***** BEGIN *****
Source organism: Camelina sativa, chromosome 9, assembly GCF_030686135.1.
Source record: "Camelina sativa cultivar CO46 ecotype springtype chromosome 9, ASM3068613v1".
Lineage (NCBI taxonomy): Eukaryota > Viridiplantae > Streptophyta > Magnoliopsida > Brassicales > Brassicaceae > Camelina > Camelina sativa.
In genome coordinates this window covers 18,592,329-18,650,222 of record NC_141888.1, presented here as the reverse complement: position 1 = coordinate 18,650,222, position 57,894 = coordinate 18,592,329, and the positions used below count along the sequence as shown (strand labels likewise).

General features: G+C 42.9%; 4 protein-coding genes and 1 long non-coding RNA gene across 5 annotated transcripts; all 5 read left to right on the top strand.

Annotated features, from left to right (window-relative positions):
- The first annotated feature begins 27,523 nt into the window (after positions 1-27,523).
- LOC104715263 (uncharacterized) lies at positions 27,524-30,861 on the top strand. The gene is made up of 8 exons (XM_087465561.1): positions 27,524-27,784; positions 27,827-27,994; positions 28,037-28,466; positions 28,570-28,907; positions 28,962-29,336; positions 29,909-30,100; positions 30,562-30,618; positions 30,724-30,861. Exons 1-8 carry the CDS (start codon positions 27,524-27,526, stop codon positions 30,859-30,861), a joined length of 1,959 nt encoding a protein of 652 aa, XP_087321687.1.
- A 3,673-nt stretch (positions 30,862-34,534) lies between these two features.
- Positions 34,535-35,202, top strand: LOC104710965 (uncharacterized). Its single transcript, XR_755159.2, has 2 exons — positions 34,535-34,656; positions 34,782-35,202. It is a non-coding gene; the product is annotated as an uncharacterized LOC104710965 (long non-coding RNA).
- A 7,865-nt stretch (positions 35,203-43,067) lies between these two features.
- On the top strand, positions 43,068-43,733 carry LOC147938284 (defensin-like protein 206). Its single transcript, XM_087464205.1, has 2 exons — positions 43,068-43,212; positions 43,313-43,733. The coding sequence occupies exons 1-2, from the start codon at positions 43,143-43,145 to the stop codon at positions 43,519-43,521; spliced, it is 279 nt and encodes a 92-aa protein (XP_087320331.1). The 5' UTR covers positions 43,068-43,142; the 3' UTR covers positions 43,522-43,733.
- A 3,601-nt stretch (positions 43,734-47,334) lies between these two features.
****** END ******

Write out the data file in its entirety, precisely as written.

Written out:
Source organism: Camelina sativa, chromosome 9, assembly GCF_030686135.1.
Source record: "Camelina sativa cultivar CO46 ecotype springtype chromosome 9, ASM3068613v1".
Lineage (NCBI taxonomy): Eukaryota > Viridiplantae > Streptophyta > Magnoliopsida > Brassicales > Brassicaceae > Camelina > Camelina sativa.
In genome coordinates this window covers 18,592,329-18,650,222 of record NC_141888.1, presented here as the reverse complement: position 1 = coordinate 18,650,222, position 57,894 = coordinate 18,592,329, and the positions used below count along the sequence as shown (strand labels likewise).

General features: G+C 42.9%; 4 protein-coding genes and 1 long non-coding RNA gene across 5 annotated transcripts; all 5 read left to right on the top strand.

Annotated features, from left to right (window-relative positions):
- The first annotated feature begins 27,523 nt into the window (after positions 1-27,523).
- LOC104715263 (uncharacterized) lies at positions 27,524-30,861 on the top strand. The gene is made up of 8 exons (XM_087465561.1): positions 27,524-27,784; positions 27,827-27,994; positions 28,037-28,466; positions 28,570-28,907; positions 28,962-29,336; positions 29,909-30,100; positions 30,562-30,618; positions 30,724-30,861. Exons 1-8 carry the CDS (start codon positions 27,524-27,526, stop codon positions 30,859-30,861), a joined length of 1,959 nt encoding a protein of 652 aa, XP_087321687.1.
- A 3,673-nt stretch (positions 30,862-34,534) lies between these two features.
- Positions 34,535-35,202, top strand: LOC104710965 (uncharacterized). Its single transcript, XR_755159.2, has 2 exons — positions 34,535-34,656; positions 34,782-35,202. It is a non-coding gene; the product is annotated as an uncharacterized LOC104710965 (long non-coding RNA).
- A 7,865-nt stretch (positions 35,203-43,067) lies between these two features.
- On the top strand, positions 43,068-43,733 carry LOC147938284 (defensin-like protein 206). Its single transcript, XM_087464205.1, has 2 exons — positions 43,068-43,212; positions 43,313-43,733. The coding sequence occupies exons 1-2, from the start codon at positions 43,143-43,145 to the stop codon at positions 43,519-43,521; spliced, it is 279 nt and encodes a 92-aa protein (XP_087320331.1). The 5' UTR covers positions 43,068-43,142; the 3' UTR covers positions 43,522-43,733.
- A 3,601-nt stretch (positions 43,734-47,334) lies between these two features.